The catastophe-analysis firm estimated damage to the U.S. mainland ranged between $1.5 billion to $2.8 billion. Damage in the Caribbean, where then-Hurricane Irene struck, accounts for the remainder.
Equecat, which works closely with insurance companies, said insured losses were only about 60% of the total.
Because it was so big and affected as many as 40 million people, Irene's damage was significantly more than from recent hurricanes. But damage severity was low due to low wind speeds. Instead, damage came from flooding and economic disruption.
The governors of several states including New York, New Jersey, Connecticut and Vermont have asked President Obama to declare their states disaster areas. Rural areas in New York and all of Vermont suffered large losses from flooding.
Rivers in New Jersey continued to swell with water from Irene's 9-inch dousing.
Oakland, Calif.-based Eqecat takes data from the National Hurricane Center and other U.S. government sources, then performs searches and comparisons with previously compiled data.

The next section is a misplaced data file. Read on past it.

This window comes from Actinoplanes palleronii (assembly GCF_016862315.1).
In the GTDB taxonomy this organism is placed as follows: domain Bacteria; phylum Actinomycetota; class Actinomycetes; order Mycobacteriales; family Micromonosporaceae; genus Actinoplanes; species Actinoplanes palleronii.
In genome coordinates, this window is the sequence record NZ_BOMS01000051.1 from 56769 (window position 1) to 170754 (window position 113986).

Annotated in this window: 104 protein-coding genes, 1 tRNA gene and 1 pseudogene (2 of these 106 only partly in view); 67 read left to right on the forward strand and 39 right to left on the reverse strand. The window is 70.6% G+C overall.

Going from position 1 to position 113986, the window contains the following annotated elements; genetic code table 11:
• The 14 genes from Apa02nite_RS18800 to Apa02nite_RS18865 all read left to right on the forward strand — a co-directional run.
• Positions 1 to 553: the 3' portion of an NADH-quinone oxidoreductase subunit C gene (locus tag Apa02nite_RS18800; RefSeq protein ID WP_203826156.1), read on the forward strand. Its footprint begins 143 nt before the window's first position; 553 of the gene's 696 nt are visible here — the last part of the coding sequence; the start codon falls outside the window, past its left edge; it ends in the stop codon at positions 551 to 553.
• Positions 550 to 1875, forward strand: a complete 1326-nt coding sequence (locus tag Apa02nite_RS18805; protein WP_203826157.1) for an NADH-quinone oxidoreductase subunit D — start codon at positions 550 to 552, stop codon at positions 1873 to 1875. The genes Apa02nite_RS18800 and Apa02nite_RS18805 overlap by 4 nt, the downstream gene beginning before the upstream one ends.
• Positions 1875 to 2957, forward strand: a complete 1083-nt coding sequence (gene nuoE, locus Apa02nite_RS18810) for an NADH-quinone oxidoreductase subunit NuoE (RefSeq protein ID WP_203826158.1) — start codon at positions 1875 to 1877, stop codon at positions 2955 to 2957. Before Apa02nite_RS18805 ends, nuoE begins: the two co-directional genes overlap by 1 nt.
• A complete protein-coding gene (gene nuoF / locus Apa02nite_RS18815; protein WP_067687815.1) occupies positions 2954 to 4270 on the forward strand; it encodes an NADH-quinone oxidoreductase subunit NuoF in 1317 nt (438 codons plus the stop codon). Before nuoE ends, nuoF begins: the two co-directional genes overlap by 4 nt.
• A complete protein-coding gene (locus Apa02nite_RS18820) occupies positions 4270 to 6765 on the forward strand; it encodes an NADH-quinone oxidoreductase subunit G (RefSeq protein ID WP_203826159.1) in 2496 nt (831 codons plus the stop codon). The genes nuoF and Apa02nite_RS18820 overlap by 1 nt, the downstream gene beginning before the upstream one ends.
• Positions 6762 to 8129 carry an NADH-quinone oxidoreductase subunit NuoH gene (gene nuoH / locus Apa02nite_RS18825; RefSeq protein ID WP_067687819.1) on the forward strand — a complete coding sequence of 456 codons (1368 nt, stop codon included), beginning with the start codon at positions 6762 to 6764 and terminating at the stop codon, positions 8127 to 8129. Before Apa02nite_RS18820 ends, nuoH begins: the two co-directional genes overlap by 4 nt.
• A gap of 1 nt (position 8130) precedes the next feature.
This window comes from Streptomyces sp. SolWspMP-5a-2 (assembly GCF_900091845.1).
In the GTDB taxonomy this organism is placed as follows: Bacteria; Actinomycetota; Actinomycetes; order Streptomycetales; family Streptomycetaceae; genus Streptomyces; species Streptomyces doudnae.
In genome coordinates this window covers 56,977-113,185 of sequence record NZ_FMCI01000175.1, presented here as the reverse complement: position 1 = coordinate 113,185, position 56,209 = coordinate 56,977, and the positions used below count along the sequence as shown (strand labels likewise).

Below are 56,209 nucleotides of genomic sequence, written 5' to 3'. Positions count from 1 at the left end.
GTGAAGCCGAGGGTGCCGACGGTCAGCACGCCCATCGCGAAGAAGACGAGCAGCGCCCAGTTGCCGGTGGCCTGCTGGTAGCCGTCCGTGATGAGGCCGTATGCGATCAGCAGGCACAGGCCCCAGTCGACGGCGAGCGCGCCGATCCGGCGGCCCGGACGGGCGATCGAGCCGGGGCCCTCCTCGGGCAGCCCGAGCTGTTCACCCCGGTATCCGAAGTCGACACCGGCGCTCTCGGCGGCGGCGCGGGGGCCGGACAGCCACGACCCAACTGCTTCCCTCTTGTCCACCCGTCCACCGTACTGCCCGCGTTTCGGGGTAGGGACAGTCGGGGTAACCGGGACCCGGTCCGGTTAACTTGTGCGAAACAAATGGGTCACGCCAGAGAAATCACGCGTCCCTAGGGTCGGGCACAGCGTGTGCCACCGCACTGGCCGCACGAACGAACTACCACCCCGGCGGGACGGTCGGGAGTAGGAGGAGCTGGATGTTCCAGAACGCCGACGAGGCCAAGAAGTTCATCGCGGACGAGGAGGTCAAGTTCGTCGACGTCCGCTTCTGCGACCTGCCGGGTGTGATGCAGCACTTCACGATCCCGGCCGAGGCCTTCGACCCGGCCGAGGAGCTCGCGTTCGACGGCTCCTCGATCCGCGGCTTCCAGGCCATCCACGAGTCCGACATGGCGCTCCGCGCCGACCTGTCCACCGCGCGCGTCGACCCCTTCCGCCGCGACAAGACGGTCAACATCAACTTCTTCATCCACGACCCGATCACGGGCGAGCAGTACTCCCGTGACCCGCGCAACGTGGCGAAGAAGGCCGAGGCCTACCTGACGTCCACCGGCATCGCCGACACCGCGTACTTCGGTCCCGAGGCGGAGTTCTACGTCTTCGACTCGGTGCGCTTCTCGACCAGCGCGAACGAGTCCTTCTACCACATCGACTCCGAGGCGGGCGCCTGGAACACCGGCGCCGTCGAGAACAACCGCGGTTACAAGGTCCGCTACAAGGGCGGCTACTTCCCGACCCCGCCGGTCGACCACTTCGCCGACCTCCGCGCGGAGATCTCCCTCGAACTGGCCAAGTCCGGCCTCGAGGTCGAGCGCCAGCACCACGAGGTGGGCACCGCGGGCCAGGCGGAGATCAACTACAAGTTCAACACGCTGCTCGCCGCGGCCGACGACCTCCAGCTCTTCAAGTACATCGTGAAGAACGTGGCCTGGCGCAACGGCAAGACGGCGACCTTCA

On a preliminary basis, the company provided these state estimates based on insured losses:
New York: $400 million to $900 million
New Jersey: $400 million to $600 million
Maryland, Virginia, Delaware, Washington, D.C. : $200 million to $400 million
North and South Carolina: $200 million to $400 million
Connecticut: $150 million to $250 million
Pennsylvania: $100 million to $200 million
Vermont, Rhode Island, Maine, Massachusetts, New Hampshire: $50 million to $100 million.
Eqecat's analysis said among insured U.S. losses, about two-thirds are attributable to personal lines policies, with the remainder attributable to commercial and industrial policies.
Experience from prior events reinforces the higher relative vulnerability to damage of personal homes and residences, especially at low hurricane speeds, the company said.
By the time Hurricane Irene made New York-area landfall, it had been downgraded to a tropical storm partly because its maximum wind speeds were about 75 miles per hour. Earlier, it was a Category 3 hurricane with speeds as high as 115 mph.
At landfall in Cape Lookout, N.C., Irene's winds were 85 mph last Saturday. Over the Atlantic, they were 80 mph. When Irene made landfall in Little Egg, N.J., on Sunday, they were about 75 mph.